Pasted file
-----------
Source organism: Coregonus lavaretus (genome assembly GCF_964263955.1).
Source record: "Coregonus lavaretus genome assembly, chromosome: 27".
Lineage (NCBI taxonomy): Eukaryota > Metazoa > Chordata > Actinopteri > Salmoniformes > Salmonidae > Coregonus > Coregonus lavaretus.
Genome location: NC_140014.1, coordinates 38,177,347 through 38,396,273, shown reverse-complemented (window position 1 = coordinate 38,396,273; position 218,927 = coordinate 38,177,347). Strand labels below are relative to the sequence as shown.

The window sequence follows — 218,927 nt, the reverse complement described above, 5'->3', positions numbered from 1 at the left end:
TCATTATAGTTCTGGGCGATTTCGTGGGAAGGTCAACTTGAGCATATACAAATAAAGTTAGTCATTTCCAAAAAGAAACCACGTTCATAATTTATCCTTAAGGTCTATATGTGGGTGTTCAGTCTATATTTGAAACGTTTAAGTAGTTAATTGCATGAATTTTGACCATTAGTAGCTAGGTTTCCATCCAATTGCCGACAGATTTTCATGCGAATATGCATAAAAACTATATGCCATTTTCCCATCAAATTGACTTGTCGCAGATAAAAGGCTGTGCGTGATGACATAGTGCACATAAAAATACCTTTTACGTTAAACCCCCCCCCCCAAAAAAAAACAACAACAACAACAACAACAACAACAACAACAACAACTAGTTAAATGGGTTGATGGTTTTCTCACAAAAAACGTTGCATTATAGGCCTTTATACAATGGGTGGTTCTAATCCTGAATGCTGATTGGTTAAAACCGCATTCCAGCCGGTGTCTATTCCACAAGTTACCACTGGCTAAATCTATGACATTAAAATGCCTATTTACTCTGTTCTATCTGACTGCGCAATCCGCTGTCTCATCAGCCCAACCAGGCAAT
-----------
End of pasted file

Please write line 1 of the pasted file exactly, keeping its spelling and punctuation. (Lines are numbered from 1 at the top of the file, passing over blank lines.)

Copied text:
Source organism: Coregonus lavaretus (genome assembly GCF_964263955.1).